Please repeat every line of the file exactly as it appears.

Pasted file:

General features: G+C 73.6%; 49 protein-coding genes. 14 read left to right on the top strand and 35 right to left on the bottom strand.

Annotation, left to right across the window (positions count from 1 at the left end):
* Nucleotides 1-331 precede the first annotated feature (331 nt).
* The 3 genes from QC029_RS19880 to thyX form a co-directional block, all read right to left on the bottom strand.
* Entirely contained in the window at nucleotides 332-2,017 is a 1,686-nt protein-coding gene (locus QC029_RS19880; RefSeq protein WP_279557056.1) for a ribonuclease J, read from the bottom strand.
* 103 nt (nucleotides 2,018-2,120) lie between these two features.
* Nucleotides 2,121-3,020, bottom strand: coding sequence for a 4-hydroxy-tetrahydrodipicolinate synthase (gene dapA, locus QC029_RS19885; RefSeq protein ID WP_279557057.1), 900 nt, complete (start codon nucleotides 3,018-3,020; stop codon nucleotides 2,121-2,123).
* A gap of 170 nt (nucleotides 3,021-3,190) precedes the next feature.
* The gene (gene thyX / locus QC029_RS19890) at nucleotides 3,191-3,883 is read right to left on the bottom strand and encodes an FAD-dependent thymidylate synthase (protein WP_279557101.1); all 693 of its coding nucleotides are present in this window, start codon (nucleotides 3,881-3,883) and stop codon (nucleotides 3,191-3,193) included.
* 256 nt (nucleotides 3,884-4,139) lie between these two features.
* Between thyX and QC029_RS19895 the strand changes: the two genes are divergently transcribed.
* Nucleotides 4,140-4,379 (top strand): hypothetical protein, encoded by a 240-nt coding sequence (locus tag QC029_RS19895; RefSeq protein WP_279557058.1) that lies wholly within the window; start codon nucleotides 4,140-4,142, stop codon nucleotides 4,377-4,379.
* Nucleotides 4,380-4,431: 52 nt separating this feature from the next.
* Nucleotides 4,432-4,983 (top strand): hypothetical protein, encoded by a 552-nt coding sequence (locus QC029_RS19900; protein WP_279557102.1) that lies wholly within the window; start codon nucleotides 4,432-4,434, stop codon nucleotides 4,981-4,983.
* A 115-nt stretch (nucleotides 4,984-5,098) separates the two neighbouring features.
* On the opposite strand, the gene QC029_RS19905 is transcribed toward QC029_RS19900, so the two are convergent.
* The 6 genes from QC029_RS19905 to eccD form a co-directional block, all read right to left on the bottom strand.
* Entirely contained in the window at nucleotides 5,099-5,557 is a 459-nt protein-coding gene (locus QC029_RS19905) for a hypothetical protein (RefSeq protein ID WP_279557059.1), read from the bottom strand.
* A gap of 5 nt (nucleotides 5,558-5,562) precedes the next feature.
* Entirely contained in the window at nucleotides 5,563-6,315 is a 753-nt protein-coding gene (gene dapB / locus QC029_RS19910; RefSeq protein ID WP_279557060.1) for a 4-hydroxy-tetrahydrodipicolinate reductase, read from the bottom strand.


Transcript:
General features: G+C 73.6%; 49 protein-coding genes. 14 read left to right on the top strand and 35 right to left on the bottom strand.

Annotation, left to right across the window (positions count from 1 at the left end):
* Nucleotides 1-331 precede the first annotated feature (331 nt).
* The 3 genes from QC029_RS19880 to thyX form a co-directional block, all read right to left on the bottom strand.
* Entirely contained in the window at nucleotides 332-2,017 is a 1,686-nt protein-coding gene (locus QC029_RS19880; RefSeq protein WP_279557056.1) for a ribonuclease J, read from the bottom strand.
* 103 nt (nucleotides 2,018-2,120) lie between these two features.
* Nucleotides 2,121-3,020, bottom strand: coding sequence for a 4-hydroxy-tetrahydrodipicolinate synthase (gene dapA, locus QC029_RS19885; RefSeq protein ID WP_279557057.1), 900 nt, complete (start codon nucleotides 3,018-3,020; stop codon nucleotides 2,121-2,123).
* A gap of 170 nt (nucleotides 3,021-3,190) precedes the next feature.
* The gene (gene thyX / locus QC029_RS19890) at nucleotides 3,191-3,883 is read right to left on the bottom strand and encodes an FAD-dependent thymidylate synthase (protein WP_279557101.1); all 693 of its coding nucleotides are present in this window, start codon (nucleotides 3,881-3,883) and stop codon (nucleotides 3,191-3,193) included.
* 256 nt (nucleotides 3,884-4,139) lie between these two features.
* Between thyX and QC029_RS19895 the strand changes: the two genes are divergently transcribed.
* Nucleotides 4,140-4,379 (top strand): hypothetical protein, encoded by a 240-nt coding sequence (locus tag QC029_RS19895; RefSeq protein WP_279557058.1) that lies wholly within the window; start codon nucleotides 4,140-4,142, stop codon nucleotides 4,377-4,379.
* Nucleotides 4,380-4,431: 52 nt separating this feature from the next.
* Nucleotides 4,432-4,983 (top strand): hypothetical protein, encoded by a 552-nt coding sequence (locus QC029_RS19900; protein WP_279557102.1) that lies wholly within the window; start codon nucleotides 4,432-4,434, stop codon nucleotides 4,981-4,983.
* A 115-nt stretch (nucleotides 4,984-5,098) separates the two neighbouring features.
* On the opposite strand, the gene QC029_RS19905 is transcribed toward QC029_RS19900, so the two are convergent.
* The 6 genes from QC029_RS19905 to eccD form a co-directional block, all read right to left on the bottom strand.
* Entirely contained in the window at nucleotides 5,099-5,557 is a 459-nt protein-coding gene (locus QC029_RS19905) for a hypothetical protein (RefSeq protein ID WP_279557059.1), read from the bottom strand.
* A gap of 5 nt (nucleotides 5,558-5,562) precedes the next feature.
* Entirely contained in the window at nucleotides 5,563-6,315 is a 753-nt protein-coding gene (gene dapB / locus QC029_RS19910; RefSeq protein ID WP_279557060.1) for a 4-hydroxy-tetrahydrodipicolinate reductase, read from the bottom strand.